It’s rare that I come across a single malt whisky that I had never heard of let alone had the pleasure of tasting. The malt in question is the 31 year old Inchgower, a private bottling from Ian Macleod Distillers under their brand Dun Bheagan Collection.
One cannot fake the flavors that are created in whisky through genuine aging. The initial exposure and wood contact impart a lot of color and flavors such as coconut, vanilla and caramel etc that one usually can associate with their whisky. However 31 years of aging allows something very special to happen. The initially present chemicals break down their early original bonds and make entirely brand new bonds, forming new chemical components. In doing so creating a completely different sets of flavor profiles. For example, the presence of leather tropical fruits, walnut etc may not be present in a young whisky but develop later on.
This then is probably the most interesting dram I have tasted this year, so complex and full of flavors I had previously not experienced in whisky. The Nose – Honeydew and watermelon, sweet candied red fruit (Jolly rancher), buttery pastry all underpinned with a delicate saline note. The Palate bursts with fruit salad developing into a rich and silky cream with a peppery finish. Left to sit in the glass, notes of toffee, vanilla and a hint of dairy, reminiscent of condensed milk starts to show. When trying to evaluate a spirit it’s very interesting to set aside a glass for an hour or so. The oxidation that happens really start to expose different aromas and taste components that would otherwise remain locked away. A strange thing I also like to do is go back to the glass later when it has completely dried up; that can be interesting and very revealing.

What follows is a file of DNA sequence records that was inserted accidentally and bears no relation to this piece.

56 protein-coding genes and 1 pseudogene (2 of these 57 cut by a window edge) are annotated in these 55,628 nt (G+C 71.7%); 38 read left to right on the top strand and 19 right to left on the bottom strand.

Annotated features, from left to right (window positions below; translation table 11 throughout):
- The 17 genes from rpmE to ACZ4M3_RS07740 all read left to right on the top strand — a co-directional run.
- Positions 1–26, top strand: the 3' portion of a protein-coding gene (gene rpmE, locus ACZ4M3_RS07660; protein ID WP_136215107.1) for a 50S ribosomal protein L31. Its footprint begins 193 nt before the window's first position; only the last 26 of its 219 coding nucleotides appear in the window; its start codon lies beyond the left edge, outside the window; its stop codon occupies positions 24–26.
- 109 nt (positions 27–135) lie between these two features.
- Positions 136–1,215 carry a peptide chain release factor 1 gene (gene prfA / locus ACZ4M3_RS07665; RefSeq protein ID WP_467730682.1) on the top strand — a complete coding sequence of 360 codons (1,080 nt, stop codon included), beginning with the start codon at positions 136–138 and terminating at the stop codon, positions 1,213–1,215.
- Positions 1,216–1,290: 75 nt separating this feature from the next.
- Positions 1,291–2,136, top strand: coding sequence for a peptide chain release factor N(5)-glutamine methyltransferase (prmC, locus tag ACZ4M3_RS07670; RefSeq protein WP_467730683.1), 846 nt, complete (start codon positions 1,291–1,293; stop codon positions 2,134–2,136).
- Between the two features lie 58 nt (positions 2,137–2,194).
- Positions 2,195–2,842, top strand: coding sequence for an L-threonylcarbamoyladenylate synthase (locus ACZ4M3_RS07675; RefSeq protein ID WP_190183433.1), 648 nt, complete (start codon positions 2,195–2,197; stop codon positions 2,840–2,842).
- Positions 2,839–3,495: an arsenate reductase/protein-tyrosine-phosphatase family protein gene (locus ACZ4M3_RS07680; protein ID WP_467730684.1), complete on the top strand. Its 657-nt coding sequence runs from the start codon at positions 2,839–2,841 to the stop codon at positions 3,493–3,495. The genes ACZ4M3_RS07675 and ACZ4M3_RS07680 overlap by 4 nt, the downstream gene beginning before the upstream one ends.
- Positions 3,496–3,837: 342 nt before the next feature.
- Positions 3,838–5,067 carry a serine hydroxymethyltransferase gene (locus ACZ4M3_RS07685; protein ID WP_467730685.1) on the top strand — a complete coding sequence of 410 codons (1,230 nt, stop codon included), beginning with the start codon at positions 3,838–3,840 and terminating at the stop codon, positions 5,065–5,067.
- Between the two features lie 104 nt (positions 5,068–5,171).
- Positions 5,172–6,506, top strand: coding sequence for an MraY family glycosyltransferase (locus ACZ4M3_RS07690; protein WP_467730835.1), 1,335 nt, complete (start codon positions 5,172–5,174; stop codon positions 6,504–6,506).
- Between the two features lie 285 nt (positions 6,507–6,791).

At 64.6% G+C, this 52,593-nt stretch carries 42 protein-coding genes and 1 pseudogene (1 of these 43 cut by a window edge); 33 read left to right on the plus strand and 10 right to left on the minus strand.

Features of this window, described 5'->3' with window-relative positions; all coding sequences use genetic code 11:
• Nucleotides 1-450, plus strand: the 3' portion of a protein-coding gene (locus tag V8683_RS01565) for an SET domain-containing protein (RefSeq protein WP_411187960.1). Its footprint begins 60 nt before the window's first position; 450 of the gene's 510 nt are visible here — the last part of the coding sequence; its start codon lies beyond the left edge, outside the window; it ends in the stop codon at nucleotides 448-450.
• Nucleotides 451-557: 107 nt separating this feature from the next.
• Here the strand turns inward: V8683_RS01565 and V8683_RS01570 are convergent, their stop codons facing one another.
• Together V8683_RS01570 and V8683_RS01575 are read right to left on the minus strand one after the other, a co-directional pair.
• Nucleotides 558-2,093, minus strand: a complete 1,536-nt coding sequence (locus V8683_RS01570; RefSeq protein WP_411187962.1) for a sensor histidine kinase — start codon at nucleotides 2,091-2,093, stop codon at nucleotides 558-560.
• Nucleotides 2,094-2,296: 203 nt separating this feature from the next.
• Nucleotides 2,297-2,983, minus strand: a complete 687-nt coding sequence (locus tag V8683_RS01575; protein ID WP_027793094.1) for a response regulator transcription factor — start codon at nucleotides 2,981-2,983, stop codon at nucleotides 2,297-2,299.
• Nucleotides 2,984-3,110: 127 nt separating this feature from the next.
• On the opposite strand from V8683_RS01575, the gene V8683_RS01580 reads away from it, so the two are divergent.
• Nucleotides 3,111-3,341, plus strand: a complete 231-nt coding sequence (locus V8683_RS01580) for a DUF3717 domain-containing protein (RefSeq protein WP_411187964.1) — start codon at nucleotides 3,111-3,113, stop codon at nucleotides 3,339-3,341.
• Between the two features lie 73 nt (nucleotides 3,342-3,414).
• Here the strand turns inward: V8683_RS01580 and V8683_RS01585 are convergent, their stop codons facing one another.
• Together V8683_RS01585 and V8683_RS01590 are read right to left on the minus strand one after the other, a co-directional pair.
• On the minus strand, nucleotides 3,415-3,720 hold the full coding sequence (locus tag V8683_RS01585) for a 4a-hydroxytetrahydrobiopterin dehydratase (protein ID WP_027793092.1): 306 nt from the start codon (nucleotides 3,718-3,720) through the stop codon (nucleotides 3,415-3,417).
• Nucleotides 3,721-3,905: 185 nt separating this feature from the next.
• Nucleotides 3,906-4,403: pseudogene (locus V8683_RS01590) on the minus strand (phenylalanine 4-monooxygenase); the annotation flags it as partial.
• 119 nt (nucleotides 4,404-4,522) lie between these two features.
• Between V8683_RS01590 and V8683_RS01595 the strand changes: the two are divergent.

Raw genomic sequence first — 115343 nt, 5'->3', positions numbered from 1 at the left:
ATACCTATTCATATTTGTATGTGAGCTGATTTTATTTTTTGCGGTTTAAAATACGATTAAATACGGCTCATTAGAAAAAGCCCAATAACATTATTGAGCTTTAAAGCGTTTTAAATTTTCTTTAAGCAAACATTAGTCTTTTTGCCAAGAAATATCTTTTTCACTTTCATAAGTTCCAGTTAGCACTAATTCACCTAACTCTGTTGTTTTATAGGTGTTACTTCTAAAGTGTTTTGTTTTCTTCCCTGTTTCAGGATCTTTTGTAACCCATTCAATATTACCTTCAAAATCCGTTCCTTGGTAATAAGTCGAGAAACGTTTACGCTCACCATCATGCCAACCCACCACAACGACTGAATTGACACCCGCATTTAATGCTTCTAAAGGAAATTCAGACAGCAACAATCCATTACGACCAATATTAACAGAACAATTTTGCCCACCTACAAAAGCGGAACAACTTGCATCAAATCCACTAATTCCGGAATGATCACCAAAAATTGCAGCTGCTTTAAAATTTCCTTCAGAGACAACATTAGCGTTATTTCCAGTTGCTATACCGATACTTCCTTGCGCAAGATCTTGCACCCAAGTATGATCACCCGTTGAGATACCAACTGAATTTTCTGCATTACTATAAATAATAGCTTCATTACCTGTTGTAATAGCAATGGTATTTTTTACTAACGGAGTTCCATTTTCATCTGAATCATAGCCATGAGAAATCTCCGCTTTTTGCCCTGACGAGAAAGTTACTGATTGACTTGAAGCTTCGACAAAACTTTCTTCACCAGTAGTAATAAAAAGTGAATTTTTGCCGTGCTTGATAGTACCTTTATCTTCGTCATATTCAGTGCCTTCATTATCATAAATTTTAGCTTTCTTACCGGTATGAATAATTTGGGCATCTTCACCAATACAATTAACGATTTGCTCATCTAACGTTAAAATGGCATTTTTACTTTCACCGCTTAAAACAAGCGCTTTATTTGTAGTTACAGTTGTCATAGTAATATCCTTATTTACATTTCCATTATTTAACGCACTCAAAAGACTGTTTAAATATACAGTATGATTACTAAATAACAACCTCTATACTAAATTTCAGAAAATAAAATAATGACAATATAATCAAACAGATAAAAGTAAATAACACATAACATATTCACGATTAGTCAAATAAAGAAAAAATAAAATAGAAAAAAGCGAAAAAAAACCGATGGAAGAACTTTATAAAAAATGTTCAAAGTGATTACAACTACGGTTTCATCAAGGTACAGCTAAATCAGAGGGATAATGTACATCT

The world of whisky is so special and enjoyable, what other drink can take you on so many unique sensory journeys?
The Inchgower Distillery was built in 1871 in the Speyside coastal fishing town of Buckie where the River Spey finally disgorges into the Moray Firth. It was sold to Arthur Bell and Sons in 1938, since which time its nearly two million litres per year output has been the main ingredient for the Bell’s Blended Scotch Whisky.
Such is the demand on this malt for the Bell’s blend Inchgower single malt bottlings are incredibly uncommon, certainly as rare at the Asian crested ibis, now down to less than 250 gracing only one small part of China. Diageo used to do very limited Inchgower releases in their “Rare Malts” collection and there are a few other independent bottlings, I found reference to an example from Cadenhead’s. So to say having the Inchgower Single Malt on the US shelves is rare would be a complete understatement. Furthermore, if you then say it’s a 31 year old, single barrel and cask strength (53.8 percent ABV) expression that was aged in a Hogshead and only yielded 170 bottles and is only available exclusively in New York–well you get the idea. We are talking seriously unique, but more importantly seriously tasty.